Crombie's autumn/winter 2012 collection possesses what you would expect from a company that has dressed the likes of the Duke of Windsor, Winston Churchill, Cary Grant, The Beatles, JFK and Barack Obama: and that is ineffable classic style, but with a modern twist. Jason Holmes met Crombie's head of wholesale Gordon Ritchie to try on the king of coats
The Crombie flagship store on Conduit Street in London's Mayfair is a retail space at peace with itself. Nothing about the layout conveys the desperation of the hard sell. This is, after all, a 200-year-old company that has always steadfastly produced classic handcrafted garments made from the finest fabrics.
'We're refurbishing the flagship,' says Gordon Ritchie. 'There's a Manchester store, and one in Edinburgh too. The three stores were the only places you could buy a Crombie.' Were? I ask. 'We're taking Crombie global,' he says with a grin.
'There's a very direct lineage of ownership,' he says. 'The Crombie family founded the company in 1805, establishing its reputation first in London and Paris, the Crombie name becoming linked, from the very beginning, with the finest craftsmanship.
'Now, some clothes are made abroad, but we've always maintained manufacturing in the UK. We're a privately-owned company, owned by Alan Lewis since 1983,' says Gordon, taking an olive green greatcoat with chalk-filled brass buttons off a coathanger and handing it to me. I try it on. 'That's based on a design from our archive,' he says. He watches me admire myself in the mirror, then reluctantly unbutton it and hand it back to him.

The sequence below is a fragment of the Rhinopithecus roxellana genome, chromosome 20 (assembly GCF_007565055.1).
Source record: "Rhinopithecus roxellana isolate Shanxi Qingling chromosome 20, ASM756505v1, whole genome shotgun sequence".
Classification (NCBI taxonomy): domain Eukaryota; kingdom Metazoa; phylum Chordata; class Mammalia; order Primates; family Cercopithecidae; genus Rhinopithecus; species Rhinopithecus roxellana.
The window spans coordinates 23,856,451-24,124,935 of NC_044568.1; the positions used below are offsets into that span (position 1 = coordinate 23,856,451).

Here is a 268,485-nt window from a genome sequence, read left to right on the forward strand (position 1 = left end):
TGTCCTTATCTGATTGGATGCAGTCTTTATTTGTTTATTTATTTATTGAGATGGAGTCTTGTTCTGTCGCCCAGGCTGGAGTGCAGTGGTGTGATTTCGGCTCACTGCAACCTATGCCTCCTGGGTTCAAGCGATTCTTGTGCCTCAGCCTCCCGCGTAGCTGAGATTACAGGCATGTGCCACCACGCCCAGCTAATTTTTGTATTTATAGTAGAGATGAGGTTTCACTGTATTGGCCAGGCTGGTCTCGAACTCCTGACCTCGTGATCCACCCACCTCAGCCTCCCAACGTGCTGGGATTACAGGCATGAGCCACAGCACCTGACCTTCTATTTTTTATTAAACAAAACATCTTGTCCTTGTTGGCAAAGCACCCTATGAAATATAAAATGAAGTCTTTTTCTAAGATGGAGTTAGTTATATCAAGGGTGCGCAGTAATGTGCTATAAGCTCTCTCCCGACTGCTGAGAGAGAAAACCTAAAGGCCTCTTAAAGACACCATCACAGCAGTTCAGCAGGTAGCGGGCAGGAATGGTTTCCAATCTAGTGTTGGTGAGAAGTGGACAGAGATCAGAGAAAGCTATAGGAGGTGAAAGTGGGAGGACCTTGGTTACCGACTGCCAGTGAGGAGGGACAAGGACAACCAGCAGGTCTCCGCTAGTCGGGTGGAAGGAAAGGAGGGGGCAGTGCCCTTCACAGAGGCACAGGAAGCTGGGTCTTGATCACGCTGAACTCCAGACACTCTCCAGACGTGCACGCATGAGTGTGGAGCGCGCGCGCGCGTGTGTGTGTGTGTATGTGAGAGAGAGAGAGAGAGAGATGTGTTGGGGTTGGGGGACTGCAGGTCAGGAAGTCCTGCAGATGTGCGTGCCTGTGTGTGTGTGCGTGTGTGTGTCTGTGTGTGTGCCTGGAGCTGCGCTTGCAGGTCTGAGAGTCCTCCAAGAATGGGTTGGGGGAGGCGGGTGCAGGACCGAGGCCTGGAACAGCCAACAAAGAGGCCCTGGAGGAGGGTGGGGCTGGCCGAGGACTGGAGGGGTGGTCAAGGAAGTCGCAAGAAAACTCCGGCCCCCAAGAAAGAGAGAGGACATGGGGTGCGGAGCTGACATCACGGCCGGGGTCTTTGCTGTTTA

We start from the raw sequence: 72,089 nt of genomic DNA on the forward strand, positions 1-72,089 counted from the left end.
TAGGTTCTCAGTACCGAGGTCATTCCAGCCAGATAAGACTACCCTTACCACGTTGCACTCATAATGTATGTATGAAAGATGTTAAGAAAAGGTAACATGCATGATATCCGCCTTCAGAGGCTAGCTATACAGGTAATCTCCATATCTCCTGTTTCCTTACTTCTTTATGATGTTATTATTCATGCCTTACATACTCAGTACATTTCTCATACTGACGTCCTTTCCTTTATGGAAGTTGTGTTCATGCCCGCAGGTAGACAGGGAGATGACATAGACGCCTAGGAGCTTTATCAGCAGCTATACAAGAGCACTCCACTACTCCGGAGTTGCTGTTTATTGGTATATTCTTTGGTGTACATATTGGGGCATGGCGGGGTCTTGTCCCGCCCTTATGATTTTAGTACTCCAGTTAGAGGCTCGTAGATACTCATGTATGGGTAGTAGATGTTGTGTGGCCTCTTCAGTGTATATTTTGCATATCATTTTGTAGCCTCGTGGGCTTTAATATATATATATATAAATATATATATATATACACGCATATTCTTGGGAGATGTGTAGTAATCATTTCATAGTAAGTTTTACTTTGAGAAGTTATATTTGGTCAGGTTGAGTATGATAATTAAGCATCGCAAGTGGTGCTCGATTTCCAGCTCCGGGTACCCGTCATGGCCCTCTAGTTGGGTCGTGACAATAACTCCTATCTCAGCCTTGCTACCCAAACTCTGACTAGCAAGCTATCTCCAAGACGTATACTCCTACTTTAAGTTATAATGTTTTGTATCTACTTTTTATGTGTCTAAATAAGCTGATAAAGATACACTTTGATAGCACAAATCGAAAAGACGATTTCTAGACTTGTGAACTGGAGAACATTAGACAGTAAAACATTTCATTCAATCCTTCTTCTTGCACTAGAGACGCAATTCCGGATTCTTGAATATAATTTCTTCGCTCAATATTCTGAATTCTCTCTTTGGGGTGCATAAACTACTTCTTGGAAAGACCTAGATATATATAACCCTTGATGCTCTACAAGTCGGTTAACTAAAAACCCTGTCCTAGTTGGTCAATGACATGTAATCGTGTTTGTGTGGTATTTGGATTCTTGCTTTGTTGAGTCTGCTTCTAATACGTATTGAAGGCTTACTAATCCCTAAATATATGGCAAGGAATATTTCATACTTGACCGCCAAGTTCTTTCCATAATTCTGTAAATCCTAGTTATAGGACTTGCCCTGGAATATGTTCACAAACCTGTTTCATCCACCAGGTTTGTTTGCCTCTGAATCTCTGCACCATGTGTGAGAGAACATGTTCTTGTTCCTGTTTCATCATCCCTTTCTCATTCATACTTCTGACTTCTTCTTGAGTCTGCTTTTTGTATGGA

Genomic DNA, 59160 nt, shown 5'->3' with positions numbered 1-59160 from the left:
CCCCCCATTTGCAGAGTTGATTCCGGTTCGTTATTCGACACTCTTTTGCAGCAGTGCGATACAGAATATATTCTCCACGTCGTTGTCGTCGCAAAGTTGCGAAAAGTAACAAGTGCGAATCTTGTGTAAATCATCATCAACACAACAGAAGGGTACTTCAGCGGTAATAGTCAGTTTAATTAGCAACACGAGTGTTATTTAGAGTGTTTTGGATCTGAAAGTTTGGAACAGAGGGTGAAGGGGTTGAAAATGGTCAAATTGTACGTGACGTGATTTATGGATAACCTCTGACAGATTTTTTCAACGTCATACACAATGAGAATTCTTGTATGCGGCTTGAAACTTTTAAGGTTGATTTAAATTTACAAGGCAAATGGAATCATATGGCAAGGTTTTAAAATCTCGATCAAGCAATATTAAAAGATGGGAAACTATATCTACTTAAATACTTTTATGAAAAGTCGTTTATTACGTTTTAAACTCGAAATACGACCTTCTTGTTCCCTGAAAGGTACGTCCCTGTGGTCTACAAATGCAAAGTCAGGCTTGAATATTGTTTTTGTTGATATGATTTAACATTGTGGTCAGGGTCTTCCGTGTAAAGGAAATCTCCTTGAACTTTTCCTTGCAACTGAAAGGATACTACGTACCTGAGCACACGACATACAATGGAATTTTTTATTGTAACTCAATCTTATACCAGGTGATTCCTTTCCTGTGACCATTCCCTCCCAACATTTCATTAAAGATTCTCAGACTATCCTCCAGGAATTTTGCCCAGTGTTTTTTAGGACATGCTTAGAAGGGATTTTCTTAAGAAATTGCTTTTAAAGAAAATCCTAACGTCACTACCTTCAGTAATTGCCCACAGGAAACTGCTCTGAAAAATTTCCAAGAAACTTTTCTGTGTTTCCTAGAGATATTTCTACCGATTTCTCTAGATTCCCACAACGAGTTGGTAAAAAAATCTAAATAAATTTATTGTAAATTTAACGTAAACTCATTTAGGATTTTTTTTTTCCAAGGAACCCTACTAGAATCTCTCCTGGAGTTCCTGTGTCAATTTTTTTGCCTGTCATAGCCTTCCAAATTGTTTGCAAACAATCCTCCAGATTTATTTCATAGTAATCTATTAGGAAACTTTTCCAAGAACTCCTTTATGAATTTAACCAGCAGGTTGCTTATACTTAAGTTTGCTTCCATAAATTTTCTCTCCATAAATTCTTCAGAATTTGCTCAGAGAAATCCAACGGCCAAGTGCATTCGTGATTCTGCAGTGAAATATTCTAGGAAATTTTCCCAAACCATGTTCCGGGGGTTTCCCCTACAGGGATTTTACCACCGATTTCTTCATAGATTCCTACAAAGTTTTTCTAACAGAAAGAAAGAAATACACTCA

According to Gordon, the green greatcoat provoked a passing Paul Weller to slam on the brakes of his Mini, rush into the shop and say 'I want that coat!' It is also coveted by the head tailor from Brioni and the actor Vincent Cassel, who bought a blue one (pictured).
'Crombie has been a brand that's never really shouted about itself. It is part of the fabric of British menswear. It has been a worldwide brand in the past,' says Gordon, leading me to the rail on which hang the key coats of the AW12 collection. 'The company established itself in North America and the Far East in the 19th century. Crombie also supplied cloth to the Confederate army during the American Civil War and to the Norwegian resistance during World War 2,' he says, as I fold a red silk handkerchief into the breast pocket of a black melton coat.
Before the Conduit Street flagship, which has existed for four years, Crombie was based on Jermyn Street. 'We're currently sourcing antique pieces for the refurbishment, along with some Persian rugs. We never use agents, distributors or a PR agency. Crombie is an authentic brand and middle men are anathema to us.'
Gordon's own family wore Crombie coats all their lives. His mother would buy Crombie fabric and make clothes with it. 'My enthusiasm, love and genuine feel for the Crombie product is what I hope will get the brand out there into the places we want it to be.'